...Without important amenities, I should say, because we have the sheets and pillows, the towels, soap (three kinds!), and the toilet paper. The essentials are covered!
What we don’t have is a much longer list, and it begins with wifi. No wifi! For some, depending on their provider, no cell service and no data. Also no electricity, no plumbing, no vehicle access, no transit, no touristy things to do.
What we are is a treehouse on a river in the woods. Two hundred metres away there is an outhouse, where sawdust is as important an essential as toilet paper. Dreamy, huh?
Okay, maybe in the right light. :)
When we started hosting, I was as surprised as you that we got good reviews, that we got guests at all to give those reviews – but we got them in droves.
So it is my job, in this Festival of Hospitality, to tell you what hospitality looks like without amenities.
It starts with accuracy…
“Tiny, cozy, rustic treehouse at the end of a rugged one-kilometre footpath: sleeping platform and woodstove inside; porch and hammock outside. Campfire pit with tripod grill on the riverbank. Appeals to leave-no-trace hikers/canoeists who look for time off the grid, who understand how to function sustainably and respectfully there, and enjoy being self-sufficient.”
That’s the summary, and you’ve noticed that it includes as much about what we expect as about what we offer. That’s on purpose. I added that once we started to get mainstream attention and, with it, mainstream assumptions. I highly recommend something like this on every listing, though: a sort of “here is what we are, and here is what you might want to be”.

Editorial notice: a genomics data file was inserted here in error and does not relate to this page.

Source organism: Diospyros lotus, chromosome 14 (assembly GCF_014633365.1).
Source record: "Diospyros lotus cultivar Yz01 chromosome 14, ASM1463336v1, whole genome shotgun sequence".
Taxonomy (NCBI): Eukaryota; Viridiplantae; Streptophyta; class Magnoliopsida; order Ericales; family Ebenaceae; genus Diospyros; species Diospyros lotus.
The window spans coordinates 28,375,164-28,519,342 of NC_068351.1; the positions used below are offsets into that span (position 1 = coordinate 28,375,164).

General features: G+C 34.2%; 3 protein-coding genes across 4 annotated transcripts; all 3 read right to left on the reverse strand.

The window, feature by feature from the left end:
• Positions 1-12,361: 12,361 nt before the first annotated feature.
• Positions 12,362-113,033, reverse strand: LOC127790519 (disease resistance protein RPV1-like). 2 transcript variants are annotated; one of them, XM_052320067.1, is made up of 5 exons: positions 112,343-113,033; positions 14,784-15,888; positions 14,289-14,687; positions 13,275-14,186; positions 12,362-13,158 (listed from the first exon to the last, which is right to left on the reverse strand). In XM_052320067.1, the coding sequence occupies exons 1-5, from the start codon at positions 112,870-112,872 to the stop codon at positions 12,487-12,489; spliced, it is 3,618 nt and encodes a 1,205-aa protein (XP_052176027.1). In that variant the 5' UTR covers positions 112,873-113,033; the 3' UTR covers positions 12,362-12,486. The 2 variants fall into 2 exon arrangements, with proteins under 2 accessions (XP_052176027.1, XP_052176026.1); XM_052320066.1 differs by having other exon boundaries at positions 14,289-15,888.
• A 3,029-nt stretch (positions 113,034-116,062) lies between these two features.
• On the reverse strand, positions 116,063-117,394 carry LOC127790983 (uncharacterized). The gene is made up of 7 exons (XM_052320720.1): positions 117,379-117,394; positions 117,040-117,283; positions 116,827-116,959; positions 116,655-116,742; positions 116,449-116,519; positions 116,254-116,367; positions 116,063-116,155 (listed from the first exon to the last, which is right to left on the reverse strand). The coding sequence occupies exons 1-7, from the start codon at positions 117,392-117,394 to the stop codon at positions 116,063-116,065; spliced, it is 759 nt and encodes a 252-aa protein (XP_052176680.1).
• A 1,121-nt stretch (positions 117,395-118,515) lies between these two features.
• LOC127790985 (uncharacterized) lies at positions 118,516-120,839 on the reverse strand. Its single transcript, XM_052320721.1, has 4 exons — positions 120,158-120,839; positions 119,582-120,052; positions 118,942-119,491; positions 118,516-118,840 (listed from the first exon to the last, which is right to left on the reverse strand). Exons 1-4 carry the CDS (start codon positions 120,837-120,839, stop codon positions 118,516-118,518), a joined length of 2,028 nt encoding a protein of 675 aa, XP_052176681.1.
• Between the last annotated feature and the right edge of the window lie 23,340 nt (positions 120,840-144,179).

It is working pretty well.
“This place is getting a lot of attention” says the sidebar on our listing. “It’s been viewed 500+ times in the past week.”
Did we get 500 bookings in the past week? More like 3. This is partly because we book up a month or two in advance, and mostly because 497 savvy viewers decided to book a place with running water!
Accuracy is its own filter...
Guests know what they are getting: privacy, quiet, wildlife, a campfire, starry skies, fairytale woods.
That tends to get emphasised in the reviews. But it is what they are not getting that gets emphasised by me.
Specifically, I assume the worst with instant book guests, that they haven’t read everything, and so ask them (nicely: “when you get a chance”) to open the “Read more about the space” and “Read all rules” dropdowns, as well as “Read more about the neighbourhood”.
You have heard this before but, really, undersell, over-deliver...
I’m like most hosts here, underselling and over-delivering.
No worries. I’m not spoiling our guests so that they will demand over-the-top treats when they turn up at your place. Over-delivering here means (surprise!) there are two reusable water bottles filled on the shelf. And a topped-up pail of sawdust. But, shhh, don’t tell ’em...
Thanks, Lizzie, for the opportunity to contribute. Looking forward to the rest of this series!
I’m so excited to read your story.
In my listing garden, banana trees and some fruit trees growing , butterflies, bees, and doves always come to play.
I want you to come to my tiny house with fruits garden someday. I want to go to your tree house too.
Thank you for sharing!
Rie from Okinawa Japan
Thank you for the inspiration!
I just removed cooking oil, salt and pepper from my amenities list.
If I have by any chance some oil left that I am willing to share, they can use it.
Guests love the extras when not expected rather then taking everything for granted.
My place is very affordable so I want to eliminate some more amenities from my listing.
It is a strategy, @Kira32 . I got a note the other day from the system saying, "Does your place have dishes and silverware? Some of your guests have indicated that your place has this amenity. If it does, we’ll automatically add it to your listing's amenities. Yes or No."